REVIEW: ‘American Vampire: Second Cycle’ #1

(Vertigo/DC Comics, 2014)

Written by Scott Snyder
Artwork by Rafael Albuquerque
Color Artwork by Dave McCaig
Lettering by Steve Wands

Skinner Sweet and Pearl Jones, the undead stars or Scott Snyder and Rafael Albuquerque’s epic horror story American Vampire, are back after an extended hiatus and having just read the first issue of the second cycle, I can tell you it is worth the wait. The creative collaborators certainly have an undeniable and readily recognizable style however they have managed to bring a feeling of newness to the title, both in the characters and the premise. Fans of the original run have a lot to be happy about in these pages; first of all the return of Pearl Jones who, in all her unshakable strength still succeeds at retaining that spark of humanity that transversely allows her to be a staunch advocate for “good guy” vampires.  In this inaugural issue she appears a bit rougher around the edges and a bit further from the Hollywood starlet of her past but still no less a force to be reckoned with as she wields her shot gun in protection of May, a persecuted young vampire girl who finds Pearl and her hidden sanctuary for wayward vamps just in time to save her from a pursuing horde. Then there is Skinner Sweet, resident rebel, biker bad ass and all around nasty character. Skinner has traded in his horse for a chopper but held onto that surly meanness that has made him so strangely endearing to readers of this series. He is still playing by his own rules as he roams the highways of the desert in search of that undefinable thing that will slake his thirst and end his restlessness.

These are great characters, of course Snyder is no stranger to great characters, whether they are his own, like Pearl and Skinner and the cast of The Wake, his other Vertigo title which you should also be reading, or iconic heroes like Batman and Superman, he brings out the humanity and the heart in these characters allowing them to live in ways that we have perhaps not seen before or even consider until we read Snyder’s innovative stories. He is able to re-define existing characters in such a way that they become his own creations, part of a lush, complex tapestry that spans genres, universes and defies classification.

This issue begins in the Mexican territory of Arizona, 1811. A group of Native Americans are awaiting the return of a fellow tribesman during an unseasonable snow storm. The rider’s head returns sans body upon a headless horse.  Such powerful imagery sets the tone for what follows and you can bet alludes to something much bigger and far darker to come as the narrative then moves forward in time to 1965, Kansas. Snyder and Albuquerque have created a world unto itself in American Vampire as well as an enduring mythology that is complex and detailed filled with characters that are themselves complex and detailed. There is a kind of timelessness to the look of the series and to the narrative, at its heart this is a character driven drama with supernatural horror tropes but the feelings and emotions that make these characters so relatable and human. The newly introduced character, May, in this issue is a perfect example of the melding of the supernatural and human elements. She is a vampire child, however while she maintains façade of innocence, she is a creature of potentially great evil. Her ambiguous utterance of “The Gray Trader” is oddly creepy and perplexing, a delicious riddle to be unraveled as the plot unfolds. This kind of paradoxical potentiality is one of the defining characteristics of this series and just one of a multitude of reasons why the story is so engrossing and inventive.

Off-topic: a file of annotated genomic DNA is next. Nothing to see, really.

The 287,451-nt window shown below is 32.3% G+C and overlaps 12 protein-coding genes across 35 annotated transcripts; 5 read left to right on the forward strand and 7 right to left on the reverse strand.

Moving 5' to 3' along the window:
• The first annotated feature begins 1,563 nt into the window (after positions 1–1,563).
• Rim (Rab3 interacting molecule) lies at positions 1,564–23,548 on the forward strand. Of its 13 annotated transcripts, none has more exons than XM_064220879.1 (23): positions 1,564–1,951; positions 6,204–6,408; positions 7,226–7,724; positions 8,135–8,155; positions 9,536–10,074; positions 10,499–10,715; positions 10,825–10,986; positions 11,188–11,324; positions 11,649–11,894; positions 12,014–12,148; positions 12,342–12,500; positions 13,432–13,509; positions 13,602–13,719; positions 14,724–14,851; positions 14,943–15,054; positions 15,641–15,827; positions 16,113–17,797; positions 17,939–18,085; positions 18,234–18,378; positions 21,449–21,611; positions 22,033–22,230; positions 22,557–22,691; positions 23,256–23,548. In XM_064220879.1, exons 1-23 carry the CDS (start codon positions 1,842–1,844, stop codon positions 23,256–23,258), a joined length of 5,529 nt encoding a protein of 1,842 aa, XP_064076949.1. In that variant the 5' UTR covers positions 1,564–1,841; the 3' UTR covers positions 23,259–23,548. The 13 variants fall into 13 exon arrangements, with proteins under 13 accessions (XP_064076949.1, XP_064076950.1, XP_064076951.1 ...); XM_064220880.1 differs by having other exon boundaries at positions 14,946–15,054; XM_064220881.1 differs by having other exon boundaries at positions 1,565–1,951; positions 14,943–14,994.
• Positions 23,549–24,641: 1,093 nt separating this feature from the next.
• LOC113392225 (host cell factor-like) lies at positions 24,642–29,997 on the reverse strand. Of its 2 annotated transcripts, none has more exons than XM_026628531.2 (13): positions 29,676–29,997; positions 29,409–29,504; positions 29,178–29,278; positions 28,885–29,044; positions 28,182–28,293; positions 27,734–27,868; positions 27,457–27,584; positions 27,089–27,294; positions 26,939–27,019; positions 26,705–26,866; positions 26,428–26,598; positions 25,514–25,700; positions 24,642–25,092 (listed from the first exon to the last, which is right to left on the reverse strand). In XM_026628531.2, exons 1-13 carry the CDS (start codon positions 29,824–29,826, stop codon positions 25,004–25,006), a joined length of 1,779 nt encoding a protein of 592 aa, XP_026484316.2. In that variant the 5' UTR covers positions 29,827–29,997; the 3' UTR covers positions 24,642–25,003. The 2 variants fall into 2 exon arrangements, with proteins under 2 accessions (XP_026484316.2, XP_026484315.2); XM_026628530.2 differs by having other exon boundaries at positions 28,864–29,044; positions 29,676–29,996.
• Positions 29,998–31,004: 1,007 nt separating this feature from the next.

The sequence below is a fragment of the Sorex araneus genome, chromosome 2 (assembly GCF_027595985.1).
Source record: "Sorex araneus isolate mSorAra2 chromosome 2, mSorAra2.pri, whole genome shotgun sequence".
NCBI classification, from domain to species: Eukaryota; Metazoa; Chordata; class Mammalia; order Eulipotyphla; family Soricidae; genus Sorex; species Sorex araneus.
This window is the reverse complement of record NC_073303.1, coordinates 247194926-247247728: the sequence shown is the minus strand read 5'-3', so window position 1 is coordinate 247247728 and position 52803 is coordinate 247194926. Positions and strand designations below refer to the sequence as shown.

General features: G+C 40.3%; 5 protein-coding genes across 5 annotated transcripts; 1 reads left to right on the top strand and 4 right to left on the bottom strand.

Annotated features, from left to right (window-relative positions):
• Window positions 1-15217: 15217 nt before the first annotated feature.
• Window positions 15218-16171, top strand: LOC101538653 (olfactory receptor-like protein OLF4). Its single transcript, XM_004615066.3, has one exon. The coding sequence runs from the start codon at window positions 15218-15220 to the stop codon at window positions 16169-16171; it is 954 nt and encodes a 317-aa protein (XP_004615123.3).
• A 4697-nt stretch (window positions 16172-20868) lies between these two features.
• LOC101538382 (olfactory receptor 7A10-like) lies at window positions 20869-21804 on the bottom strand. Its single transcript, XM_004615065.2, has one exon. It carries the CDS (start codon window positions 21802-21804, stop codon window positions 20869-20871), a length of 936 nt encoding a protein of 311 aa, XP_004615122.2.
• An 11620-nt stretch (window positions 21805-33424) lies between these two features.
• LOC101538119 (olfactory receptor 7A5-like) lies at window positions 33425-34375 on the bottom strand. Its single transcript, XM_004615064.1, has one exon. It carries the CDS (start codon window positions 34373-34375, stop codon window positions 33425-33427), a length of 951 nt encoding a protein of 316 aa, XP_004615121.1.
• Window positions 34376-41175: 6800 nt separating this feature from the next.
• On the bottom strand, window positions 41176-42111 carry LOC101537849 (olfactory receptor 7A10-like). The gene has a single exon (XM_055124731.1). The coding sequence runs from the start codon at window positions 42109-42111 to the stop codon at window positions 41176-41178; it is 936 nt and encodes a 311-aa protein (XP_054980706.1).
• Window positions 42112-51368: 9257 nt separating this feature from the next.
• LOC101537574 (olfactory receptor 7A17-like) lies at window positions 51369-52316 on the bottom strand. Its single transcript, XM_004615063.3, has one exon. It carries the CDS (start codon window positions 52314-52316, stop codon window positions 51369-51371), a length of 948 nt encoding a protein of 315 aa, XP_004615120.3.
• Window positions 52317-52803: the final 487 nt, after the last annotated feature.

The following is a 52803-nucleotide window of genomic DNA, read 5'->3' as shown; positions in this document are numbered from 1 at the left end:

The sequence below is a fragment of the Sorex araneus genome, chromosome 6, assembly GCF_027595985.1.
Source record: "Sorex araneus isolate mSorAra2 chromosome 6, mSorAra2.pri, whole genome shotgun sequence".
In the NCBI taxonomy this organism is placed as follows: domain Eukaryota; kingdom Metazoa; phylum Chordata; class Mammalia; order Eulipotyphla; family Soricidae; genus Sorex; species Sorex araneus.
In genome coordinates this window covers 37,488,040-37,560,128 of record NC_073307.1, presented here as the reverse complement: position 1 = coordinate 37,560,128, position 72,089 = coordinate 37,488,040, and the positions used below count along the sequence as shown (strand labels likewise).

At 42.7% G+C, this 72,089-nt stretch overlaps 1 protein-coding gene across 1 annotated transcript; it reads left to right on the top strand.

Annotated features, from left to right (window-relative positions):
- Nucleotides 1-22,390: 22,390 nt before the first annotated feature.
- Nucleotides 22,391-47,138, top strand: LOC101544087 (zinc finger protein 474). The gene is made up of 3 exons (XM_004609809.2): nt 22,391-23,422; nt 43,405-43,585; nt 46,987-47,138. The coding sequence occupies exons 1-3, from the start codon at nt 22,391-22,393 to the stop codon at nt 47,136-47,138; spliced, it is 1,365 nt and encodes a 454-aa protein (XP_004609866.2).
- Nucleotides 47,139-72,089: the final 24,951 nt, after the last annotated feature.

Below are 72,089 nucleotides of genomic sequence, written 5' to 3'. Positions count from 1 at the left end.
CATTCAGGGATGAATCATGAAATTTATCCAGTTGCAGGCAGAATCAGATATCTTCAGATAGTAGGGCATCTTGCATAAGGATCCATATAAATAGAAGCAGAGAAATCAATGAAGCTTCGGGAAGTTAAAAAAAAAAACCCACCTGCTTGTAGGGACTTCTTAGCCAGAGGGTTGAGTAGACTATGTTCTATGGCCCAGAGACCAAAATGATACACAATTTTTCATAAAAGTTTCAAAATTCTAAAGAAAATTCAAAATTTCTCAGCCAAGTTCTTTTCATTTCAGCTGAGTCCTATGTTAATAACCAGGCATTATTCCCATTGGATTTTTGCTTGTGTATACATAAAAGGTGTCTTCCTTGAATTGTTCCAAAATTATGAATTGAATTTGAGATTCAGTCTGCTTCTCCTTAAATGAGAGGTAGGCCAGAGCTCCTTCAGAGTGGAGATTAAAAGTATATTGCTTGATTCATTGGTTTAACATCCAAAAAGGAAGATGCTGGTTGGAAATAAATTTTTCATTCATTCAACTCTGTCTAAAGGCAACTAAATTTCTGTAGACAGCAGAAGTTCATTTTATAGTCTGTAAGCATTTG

Rafael Albuquerque has created some of the most emotionally charged imagery in comic books today. His work conveys a sense of urgency while maintaining meticulous attention to detail. He keeps the imagery moving and alive, letting the story undulate across the pages. This style works extremely well with Snyder’s narrative here in American Vampire. Albuquerque’s character designs reflect the influence of the period in which they are set while bringing something ethereal to the overall appearance; there is a certain look to the eyes of his characters that speaks to an otherworldliness of origin even beyond the obvious vampiric element. His work is versatile yet distinguishable; he has an indelible style that he brings to every book he works on. I love his work here as well as on Animal Man, there is an undeniable energy to his art and it carries over into his storytelling approach making the narrative come alive and move from page to page, spilling from panel to panel. He is the perfect artist for this book.

American Vampire: Second Cycle is a perfect spot for new readers to discover these characters and this world. If you haven’t been following the story so far, don’t let that keep you from one of the best books on the racks today. Scott Snyder very adroitly fills new readers in without rehashing past events in a laundry list of exposition. Instead he uncovers gems of backstory when necessary thus bringing the newly initiated up to speed. This promises to be an exciting continuation of the previous series and an opportunity to catch up with some old fiends, ahem I mean, friends. So grab your crucifix and start reading, this is great stuff. (5/5)


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Shawn is an aspiring writer/ artist who has been reading, collecting and living comic books for over 30 years. He lives in Baltimore with his wife, their son, lots of cats, dogs and other various finned and furry friends.

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